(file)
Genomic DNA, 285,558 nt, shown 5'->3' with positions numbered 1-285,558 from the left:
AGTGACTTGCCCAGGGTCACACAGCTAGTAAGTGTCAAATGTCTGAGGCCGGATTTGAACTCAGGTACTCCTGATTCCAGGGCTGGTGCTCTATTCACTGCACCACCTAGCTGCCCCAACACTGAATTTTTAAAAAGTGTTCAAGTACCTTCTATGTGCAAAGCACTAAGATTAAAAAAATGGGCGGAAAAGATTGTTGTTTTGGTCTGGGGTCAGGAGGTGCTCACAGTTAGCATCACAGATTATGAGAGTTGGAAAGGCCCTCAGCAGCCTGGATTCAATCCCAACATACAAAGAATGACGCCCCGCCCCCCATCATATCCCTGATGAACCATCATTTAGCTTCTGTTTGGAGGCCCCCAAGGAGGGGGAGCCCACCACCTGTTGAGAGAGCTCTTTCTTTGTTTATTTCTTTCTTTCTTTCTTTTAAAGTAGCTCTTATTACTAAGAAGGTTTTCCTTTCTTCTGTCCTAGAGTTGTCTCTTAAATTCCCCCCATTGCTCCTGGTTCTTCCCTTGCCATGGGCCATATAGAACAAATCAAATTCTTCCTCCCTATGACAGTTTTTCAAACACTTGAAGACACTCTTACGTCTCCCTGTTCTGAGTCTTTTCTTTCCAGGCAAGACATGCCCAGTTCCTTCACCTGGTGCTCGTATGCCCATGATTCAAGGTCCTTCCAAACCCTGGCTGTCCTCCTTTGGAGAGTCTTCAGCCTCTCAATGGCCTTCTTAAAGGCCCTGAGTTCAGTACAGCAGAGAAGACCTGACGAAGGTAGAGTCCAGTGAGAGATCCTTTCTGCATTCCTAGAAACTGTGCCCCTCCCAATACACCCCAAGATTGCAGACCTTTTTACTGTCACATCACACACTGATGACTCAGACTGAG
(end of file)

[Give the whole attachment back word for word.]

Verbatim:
Genomic DNA, 285,558 nt, shown 5'->3' with positions numbered 1-285,558 from the left:
AGTGACTTGCCCAGGGTCACACAGCTAGTAAGTGTCAAATGTCTGAGGCCGGATTTGAACTCAGGTACTCCTGATTCCAGGGCTGGTGCTCTATTCACTGCACCACCTAGCTGCCCCAACACTGAATTTTTAAAAAGTGTTCAAGTACCTTCTATGTGCAAAGCACTAAGATTAAAAAAATGGGCGGAAAAGATTGTTGTTTTGGTCTGGGGTCAGGAGGTGCTCACAGTTAGCATCACAGATTATGAGAGTTGGAAAGGCCCTCAGCAGCCTGGATTCAATCCCAACATACAAAGAATGACGCCCCGCCCCCCATCATATCCCTGATGAACCATCATTTAGCTTCTGTTTGGAGGCCCCCAAGGAGGGGGAGCCCACCACCTGTTGAGAGAGCTCTTTCTTTGTTTATTTCTTTCTTTCTTTCTTTTAAAGTAGCTCTTATTACTAAGAAGGTTTTCCTTTCTTCTGTCCTAGAGTTGTCTCTTAAATTCCCCCCATTGCTCCTGGTTCTTCCCTTGCCATGGGCCATATAGAACAAATCAAATTCTTCCTCCCTATGACAGTTTTTCAAACACTTGAAGACACTCTTACGTCTCCCTGTTCTGAGTCTTTTCTTTCCAGGCAAGACATGCCCAGTTCCTTCACCTGGTGCTCGTATGCCCATGATTCAAGGTCCTTCCAAACCCTGGCTGTCCTCCTTTGGAGAGTCTTCAGCCTCTCAATGGCCTTCTTAAAGGCCCTGAGTTCAGTACAGCAGAGAAGACCTGACGAAGGTAGAGTCCAGTGAGAGATCCTTTCTGCATTCCTAGAAACTGTGCCCCTCCCAATACACCCCAAGATTGCAGACCTTTTTACTGTCACATCACACACTGATGACTCAGACTGAG